They included a $4.5bn triangular sovereign exposure swap between the World Bank, African Development Bank and Inter-American Development Bank in 2015 and the Asian Development Bank’s merger with its concessional arm in 2017, which effectively tripled its capital.
The African Development Bank, which was fast running through its 2010 capital increase and was not due for another till 2020, went furthest, with its Room2Run programme. It included a $1bn securitization with private investors — the first of any size by an MDB — and a $500m insurance transaction, both in 2018. Between them, the deals freed up capacity for $1.1bn of fresh loans.
Hopes that a rash of such transactions would follow were quashed by the Trump administration’s hostility to financial engineering, the shock of Covid and perceptions — still prevalent among MDBs — that the view that AfDB’s securitization had been expensive.
The bank paid a 10.625% coupon on the $152.5m mezzanine slice of risk transferred to an arm of US hedge fund Mariner (now Newmarket Capital) and Africa50, an infrastructure investor backed by African governments.
“I don’t think people understand the mathematics,” says Tim Turner, who was AfDB’s chief risk officer at the time. “The coupon worked out to about 42% of the margin AfDB was earning [on the whole loan portfolio]. That premium allowed us to get a more than 65% reduction in capital, so there was 1.5 times more benefit than cost.”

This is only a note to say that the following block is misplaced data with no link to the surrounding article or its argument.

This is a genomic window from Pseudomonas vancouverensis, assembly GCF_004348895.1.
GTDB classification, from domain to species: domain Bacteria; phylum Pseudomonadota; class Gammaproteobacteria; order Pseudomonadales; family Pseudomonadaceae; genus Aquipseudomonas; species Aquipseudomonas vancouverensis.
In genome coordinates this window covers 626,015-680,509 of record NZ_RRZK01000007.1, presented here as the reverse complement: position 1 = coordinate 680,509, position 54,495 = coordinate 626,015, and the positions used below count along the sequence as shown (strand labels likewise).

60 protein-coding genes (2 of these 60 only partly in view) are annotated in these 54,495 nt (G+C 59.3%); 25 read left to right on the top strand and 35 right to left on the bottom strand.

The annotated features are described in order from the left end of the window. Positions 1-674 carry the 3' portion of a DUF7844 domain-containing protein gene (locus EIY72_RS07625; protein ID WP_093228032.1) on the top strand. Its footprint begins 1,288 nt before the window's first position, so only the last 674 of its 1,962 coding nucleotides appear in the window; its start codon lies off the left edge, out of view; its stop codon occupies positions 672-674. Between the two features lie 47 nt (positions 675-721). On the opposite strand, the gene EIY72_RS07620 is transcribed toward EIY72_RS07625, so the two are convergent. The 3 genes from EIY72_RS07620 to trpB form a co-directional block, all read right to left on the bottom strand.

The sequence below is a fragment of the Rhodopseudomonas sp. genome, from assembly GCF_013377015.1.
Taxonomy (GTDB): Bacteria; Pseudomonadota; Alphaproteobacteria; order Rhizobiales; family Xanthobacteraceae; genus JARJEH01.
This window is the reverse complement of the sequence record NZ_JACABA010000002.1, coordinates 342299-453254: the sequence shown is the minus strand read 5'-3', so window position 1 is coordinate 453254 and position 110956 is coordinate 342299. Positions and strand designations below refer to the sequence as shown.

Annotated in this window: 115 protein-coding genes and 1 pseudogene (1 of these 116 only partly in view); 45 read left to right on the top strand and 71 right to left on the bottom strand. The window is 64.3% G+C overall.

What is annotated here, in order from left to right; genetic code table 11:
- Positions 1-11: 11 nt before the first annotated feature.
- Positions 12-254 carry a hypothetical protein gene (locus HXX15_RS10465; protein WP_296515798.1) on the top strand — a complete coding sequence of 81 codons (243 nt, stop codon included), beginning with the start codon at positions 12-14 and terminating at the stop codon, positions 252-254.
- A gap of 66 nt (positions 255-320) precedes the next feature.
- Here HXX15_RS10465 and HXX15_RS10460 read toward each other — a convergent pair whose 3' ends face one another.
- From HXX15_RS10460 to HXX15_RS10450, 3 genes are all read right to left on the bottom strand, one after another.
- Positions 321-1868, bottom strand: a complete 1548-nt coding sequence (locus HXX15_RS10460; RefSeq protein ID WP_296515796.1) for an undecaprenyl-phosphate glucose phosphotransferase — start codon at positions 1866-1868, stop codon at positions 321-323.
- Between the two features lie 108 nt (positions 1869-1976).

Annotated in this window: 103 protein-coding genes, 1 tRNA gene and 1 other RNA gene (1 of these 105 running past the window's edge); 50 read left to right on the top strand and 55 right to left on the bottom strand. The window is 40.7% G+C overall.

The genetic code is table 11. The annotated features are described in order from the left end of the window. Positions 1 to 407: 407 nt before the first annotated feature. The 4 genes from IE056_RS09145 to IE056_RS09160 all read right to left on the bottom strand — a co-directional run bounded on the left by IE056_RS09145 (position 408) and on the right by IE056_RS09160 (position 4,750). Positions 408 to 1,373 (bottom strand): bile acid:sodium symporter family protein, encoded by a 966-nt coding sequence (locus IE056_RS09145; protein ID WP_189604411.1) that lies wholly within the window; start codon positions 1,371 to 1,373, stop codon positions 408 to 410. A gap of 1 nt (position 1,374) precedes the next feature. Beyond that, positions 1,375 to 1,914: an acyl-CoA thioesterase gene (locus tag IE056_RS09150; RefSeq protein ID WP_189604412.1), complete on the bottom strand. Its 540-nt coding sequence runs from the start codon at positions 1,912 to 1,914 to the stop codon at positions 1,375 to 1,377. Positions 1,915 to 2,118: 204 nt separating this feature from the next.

The insurance deal, on a vertical slice of a portfolio, consumed about 60% of its margin but achieved 90% capital relief — the same 1.5 ratio.
Because of that, “We were able to negotiate on both sides to drive the prices down,” says Turner.
The securitization was also in line with pricing for equivalent risk transfer deals by commercial banks, supporters believe.
Now, the political and intellectual climate among MDBs is supportive of financial innovation again, and the African institutions are leading the way.
After at least four years of work, the AfDB completed in October the third leg of Room2Run, achieving almost complete capital relief on $2bn of sovereign loans for 10 years, amortising until year 15. Three insurance companies are taking $400m of first loss risk, the UK government the $1.6bn top slice.
Shedding the risk on sovereign assets is harder than on private sector loans because they yield much less and investors could often buy the countries’ risk in the bond market if they wanted to.